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Three postures of the ‘poor in spirit’ soul

Katie Orr01.18.18

“Blessed are the poor in spirit, for theirs is the kingdom of heaven." — Matthew 5:3

This one little line kicks off a slew of familiar words and phrases known to us as the Beatitudes and the beginning of the Sermon on the Mount—core teachings from the mouth of Christ meant to penetrate our heart and mind in such a way that our lives are forever different.

In an age that celebrates self-confidence and takes pride in the independent, capable spirit, these words spoken by Jesus feels foreign and contrary. As a type-A, first born, student body president voted Most-Likely to Succeed, there are many parts of my soul that craves the acknowledgement and accolades this world promises me for my accomplishments.

Pride comes naturally. Independence is my default. Self-confidence is woven into the fabric of my personality. My spirit (without Christ) doesn't want to be poor and needy, it wants to be sufficient. It longs to be enough. Regardless of our birth-order and temperament, we each have these tendencies toward independence and pride. It is part of the inherited sin-filled seed of Adam within us.

So, what's a girl to do?

I think Jesus began preaching this poor-in-spirit-point on purpose. As I look back on my spiritual journey, my most life-changing seasons were preceded by moments of great neediness. They often included humiliating, hard realizations about my soul and how wretchedly messed up I am. When this life-long church-going good-girl gets a peek into the true state of her wicked heart ... it's a harsh reality, but a desperately needed one.

Of course, in Christ we are given right-standing before God (Hallelujah!) and, with our instant justification, our sanctification was initiated. This process of sanctification is sustained or stymied by the posture of our soul. So before we can strive to be mercy-filled peacemakers who love our enemies; before we can learn how to be salt of the earth and the light of the world; before we can attempt to tame our anger and lust and anxiety we must learn to pursue a poverty of spirit.

With this in mind, let's look to three postures of the soul who is poor in spirit.

The Soul who is poor in spirit recognizes their sin and the consequences of their wrongdoing

"But when Simon Peter saw it, he fell down at Jesus’ knees, saying, 'Depart from me, for I am a sinful man, O Lord.'" —Luke 5:8

"Woe is me I am unclean. Go away from me Lord, for I am a sinful man." — Isaiah 6:1-5

Immediately following a moment of enlightenment—an awakening of their depravity and a peek into the holiness and majesty of God, both Isaiah and Luke had the same response: "I am a sinner. God, you cannot be near me!"

Our God is holy, and His perfection is truly something our minds cannot fully fathom. In these biblical accounts (and many others) we see the pattern of a recognition and identification as a sinful soul—one who cannot and should not be in the presence of a holy God. Yes, our sin affects the people around us, but the poor in spirit understand that the more dire problem is the fact that sin separates us from God.

The Soul who is poor in spirit demonstrates a sorrow over their sin through humility and contrition

"The sacrifices of God are a broken spirit; a broken and contrite heart, O God, you will not despise." — Psalm 51:17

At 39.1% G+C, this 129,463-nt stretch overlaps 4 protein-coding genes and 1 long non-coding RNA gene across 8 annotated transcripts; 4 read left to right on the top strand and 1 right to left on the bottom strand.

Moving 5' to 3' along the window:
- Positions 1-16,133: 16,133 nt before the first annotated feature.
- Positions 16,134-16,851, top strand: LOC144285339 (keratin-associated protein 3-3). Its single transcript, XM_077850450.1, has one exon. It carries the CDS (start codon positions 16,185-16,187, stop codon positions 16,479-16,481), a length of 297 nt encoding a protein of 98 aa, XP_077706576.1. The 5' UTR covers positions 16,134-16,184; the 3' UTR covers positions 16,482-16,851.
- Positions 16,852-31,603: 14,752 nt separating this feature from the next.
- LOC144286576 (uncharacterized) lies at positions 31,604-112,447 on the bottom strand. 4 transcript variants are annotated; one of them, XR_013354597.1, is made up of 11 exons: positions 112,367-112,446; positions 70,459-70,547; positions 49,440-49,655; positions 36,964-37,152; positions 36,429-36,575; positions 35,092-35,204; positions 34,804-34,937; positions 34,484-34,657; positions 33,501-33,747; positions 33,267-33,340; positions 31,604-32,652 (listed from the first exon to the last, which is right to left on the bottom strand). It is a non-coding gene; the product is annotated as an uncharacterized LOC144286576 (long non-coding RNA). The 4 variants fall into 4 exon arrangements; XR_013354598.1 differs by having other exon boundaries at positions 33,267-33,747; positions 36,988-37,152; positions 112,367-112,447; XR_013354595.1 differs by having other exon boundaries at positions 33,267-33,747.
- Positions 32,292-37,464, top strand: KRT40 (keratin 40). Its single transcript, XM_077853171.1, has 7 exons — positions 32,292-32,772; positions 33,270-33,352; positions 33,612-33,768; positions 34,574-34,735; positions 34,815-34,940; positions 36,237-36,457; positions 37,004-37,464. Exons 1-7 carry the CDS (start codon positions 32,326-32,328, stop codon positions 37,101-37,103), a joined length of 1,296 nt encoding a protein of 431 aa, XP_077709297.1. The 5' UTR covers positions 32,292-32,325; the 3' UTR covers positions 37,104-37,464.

With all the recent news swirling about sexual misconduct and the men who are being forced to admit that their actions were wrong, it's not hard to see the lack of true contrition. Being sorry that you were caught red-handed and must suffer the consequences not the same as being filled with sorrow for the pain they've caused.

In Luke 15, we have the retelling of Jesus's teaching of the parable of the prodigal son. This familiar story reminds us of the need for humility and sorrow over all our sinful choices have caused. The rebel returned to his father a changed man, deeply humbled and profoundly poor in spirit. Juxtaposed to his older brother, who was full of pride and contempt and whom the father corrected for his lack of compassion and for his self-centered perspective, we can see clearly the attitude of the prodigal—not the older son do-gooder—is the example to follow in this parable.

"But this is the one to whom I will look: he who is humble and contrite in spirit and trembles at my word." —Isaiah 66:2

The Soul who is poor in spirit has an ever-growing view of a magnificent, holy God.

"Unless the weight of the burden is felt the gospel can mean nothing to the man; and until he sees a vision of God high and lifted up, there will be no woe and no burden. Low views of God destroy the gospel for all who hold them." A.W. Tozer, The Knowledge of the Holy p.3

As the poor-in-spirit soul continues to grasp the depth of their sin problem and the consequences of their transgressions, there is also a greater comprehension and appreciation of the breadth and beauty of the Gospel and the God who bestows on us that good news. The rescue and reconciliation provided by Christ becomes their greatest treasure and the reality of their salvation fuels their existence toward continual worship. The poor in spirit life is lived out as a continual response to the merciful ransom and lavish grace of God they have received. And the more grace they receive the more they realize how undeserving they are of it.

The poorer our spirit becomes, the more of God's reviving presence we experience. The more we recognize our neediness, the more of the Spirit's enabling power we can utilize.

"The LORD is near to the brokenhearted and saves the crushed in spirit." — Psalm 34:18

“I dwell in the high and holy place, and also with him who is of a contrite and lowly spirit, to revive the spirit of the lowly, and to revive the heart of the contrite." —Isaiah 57:15